The big question: Where is deconstructed PACS going?

February 06, 2017
From the January 2017 issue of HealthCare Business News magazine
There are some powerful arguments for the deconstructed PACS model. The true vendor-neutral archive is a far better data management solution than the “archive” component of the turnkey PACS. The VNA can assure data compatibility between disparate PACS. It can support a very sophisticated user-defined information life cycle management strategy. Its cost can be amortized over multiple imaging departments. Most importantly, the better VNA packages included access to the file structure and database schema, making it possible for the customer to basically eliminate an expensive migration from one VNA to another by simply migrating the database directory to the new VNA and pointing it to the image data on the existing storage solutions.

The deconstructed PACS strategy allows for the integration of specialized diagnostic applications with the VNA. This flexibility to choose the most appropriate diagnostic display applications presents a better solution for sophisticated radiology departments that might want one diagnostic application for general radiology, another specific to mammography, another special application for nuclear medicine, and perhaps a fourth for advanced ultrasound. The deconstructed PACS strategy provides more choices for optimizing the clinical display application, the one that will image-enable the EMR. Rather than being strictly radiology-centric, the clinical viewer could support radiology, cardiology and DICOM as well as non-DICOM native data object formats.

The deconstructed PACS strategy also allows for a greater choice for the workflow/ worklist component of the PACS. In addition to a richer set of features and functions, an enterprise workflow application could support inpatient-context access to relevant clinical data known to the EMR, like the structured data being managed by the enterprise content management solution, DICOM studies from other PACS or image data repositories, and non-DICOM images captured by mobile devices and outside images forwarded through image sharing solutions.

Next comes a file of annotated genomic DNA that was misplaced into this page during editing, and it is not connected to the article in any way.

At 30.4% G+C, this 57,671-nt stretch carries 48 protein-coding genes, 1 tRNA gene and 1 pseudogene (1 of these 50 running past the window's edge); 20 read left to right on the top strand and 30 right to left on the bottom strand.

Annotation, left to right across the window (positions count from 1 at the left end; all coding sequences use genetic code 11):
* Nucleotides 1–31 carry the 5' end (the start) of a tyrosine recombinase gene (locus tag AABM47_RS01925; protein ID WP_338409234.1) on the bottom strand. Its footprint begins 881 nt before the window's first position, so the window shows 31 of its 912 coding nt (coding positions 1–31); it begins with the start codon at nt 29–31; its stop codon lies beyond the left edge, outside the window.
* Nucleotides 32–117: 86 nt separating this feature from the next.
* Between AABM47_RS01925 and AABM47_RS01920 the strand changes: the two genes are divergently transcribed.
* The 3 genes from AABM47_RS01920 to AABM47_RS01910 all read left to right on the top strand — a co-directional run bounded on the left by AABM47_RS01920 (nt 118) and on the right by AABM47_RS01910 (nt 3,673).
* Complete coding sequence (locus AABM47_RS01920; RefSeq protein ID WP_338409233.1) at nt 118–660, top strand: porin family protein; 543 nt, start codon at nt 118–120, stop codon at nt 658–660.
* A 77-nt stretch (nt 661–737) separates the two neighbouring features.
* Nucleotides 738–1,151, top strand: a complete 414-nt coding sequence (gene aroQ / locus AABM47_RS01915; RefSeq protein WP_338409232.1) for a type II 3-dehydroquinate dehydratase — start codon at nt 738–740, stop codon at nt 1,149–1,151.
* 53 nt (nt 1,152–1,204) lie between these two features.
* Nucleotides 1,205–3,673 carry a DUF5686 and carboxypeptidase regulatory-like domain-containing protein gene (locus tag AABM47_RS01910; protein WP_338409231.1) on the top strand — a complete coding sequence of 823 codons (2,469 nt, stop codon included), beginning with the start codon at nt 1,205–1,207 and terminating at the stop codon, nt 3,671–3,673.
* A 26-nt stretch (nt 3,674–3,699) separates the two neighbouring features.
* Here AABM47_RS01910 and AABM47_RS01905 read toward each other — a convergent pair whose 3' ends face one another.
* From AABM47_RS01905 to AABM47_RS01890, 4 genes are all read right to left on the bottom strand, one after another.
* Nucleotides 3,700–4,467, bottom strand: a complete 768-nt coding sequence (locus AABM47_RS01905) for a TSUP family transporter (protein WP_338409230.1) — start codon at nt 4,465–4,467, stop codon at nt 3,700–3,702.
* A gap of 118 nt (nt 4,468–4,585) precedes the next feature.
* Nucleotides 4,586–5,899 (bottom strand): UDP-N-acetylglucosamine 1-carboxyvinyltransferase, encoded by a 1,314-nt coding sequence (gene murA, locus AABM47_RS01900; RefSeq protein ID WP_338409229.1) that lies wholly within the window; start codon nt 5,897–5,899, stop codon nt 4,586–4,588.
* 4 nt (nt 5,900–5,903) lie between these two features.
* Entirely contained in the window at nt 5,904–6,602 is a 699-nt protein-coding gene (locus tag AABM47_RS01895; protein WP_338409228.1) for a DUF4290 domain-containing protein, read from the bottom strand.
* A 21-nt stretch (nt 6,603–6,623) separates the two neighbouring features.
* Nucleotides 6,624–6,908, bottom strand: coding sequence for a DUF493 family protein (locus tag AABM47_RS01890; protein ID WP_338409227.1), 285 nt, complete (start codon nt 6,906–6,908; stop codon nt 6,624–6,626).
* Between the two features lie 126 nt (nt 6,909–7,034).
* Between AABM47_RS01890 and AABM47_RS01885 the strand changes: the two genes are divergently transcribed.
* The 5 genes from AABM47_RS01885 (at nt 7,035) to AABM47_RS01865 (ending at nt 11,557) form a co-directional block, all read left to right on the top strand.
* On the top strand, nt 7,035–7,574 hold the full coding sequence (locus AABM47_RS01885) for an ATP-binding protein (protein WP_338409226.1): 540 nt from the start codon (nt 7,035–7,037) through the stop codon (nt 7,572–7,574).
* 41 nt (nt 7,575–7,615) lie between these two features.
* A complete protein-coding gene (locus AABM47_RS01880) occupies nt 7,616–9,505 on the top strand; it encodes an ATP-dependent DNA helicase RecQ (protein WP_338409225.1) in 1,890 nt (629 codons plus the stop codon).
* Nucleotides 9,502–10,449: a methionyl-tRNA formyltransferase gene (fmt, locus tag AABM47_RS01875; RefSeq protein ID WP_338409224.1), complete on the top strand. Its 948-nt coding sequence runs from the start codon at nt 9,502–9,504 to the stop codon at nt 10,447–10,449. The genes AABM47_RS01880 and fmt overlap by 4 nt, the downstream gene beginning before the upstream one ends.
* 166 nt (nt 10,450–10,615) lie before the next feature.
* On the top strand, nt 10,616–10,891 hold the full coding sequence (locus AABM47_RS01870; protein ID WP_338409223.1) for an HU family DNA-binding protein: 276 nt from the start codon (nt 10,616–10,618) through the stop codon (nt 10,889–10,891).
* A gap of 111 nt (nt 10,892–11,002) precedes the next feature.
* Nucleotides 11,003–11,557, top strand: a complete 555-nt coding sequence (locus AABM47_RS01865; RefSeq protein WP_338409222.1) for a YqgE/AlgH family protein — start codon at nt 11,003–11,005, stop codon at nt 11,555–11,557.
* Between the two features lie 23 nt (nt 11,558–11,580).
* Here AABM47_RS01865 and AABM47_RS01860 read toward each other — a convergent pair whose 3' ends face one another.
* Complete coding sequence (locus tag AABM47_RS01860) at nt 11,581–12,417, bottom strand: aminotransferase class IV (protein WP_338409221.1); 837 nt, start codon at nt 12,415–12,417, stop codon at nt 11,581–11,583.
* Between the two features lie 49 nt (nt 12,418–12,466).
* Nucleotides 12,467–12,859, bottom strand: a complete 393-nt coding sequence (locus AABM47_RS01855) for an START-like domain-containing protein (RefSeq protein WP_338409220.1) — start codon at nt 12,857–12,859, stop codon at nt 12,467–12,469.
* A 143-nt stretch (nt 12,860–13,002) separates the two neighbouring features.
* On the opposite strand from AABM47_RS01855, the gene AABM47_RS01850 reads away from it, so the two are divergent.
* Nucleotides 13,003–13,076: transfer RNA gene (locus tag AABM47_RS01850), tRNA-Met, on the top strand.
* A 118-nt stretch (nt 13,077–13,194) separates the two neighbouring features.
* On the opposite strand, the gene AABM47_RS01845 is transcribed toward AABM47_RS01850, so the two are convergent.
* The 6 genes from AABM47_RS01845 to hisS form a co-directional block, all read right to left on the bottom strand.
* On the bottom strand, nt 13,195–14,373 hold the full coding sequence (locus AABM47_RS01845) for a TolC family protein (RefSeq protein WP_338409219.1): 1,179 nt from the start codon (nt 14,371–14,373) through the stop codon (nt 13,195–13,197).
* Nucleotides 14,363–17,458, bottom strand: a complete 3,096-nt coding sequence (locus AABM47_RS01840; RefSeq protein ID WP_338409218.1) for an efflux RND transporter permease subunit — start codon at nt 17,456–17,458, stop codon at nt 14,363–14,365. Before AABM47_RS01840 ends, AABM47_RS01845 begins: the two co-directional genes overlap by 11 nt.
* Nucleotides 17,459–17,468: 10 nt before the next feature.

There are several negatives to the deconstructed PACS model. First and foremost, the deconstructed PACS “system” is composed of multiple pieces of technology (software applications) developed by and supported by different vendors. These independent pieces require sophisticated and optimized interfaces to support their integration into a functional and highly performant system. The independent components each have their own remote system monitoring dashboards, making it difficult to troubleshoot. For these reasons, a deconstructed PACS model requires a sophisticated IT department with deep experience in project management, help desk and system monitoring. Lastly, the deconstructed PACS model almost always requires a significantly larger investment than a comparably configured turnkey PACS solution.

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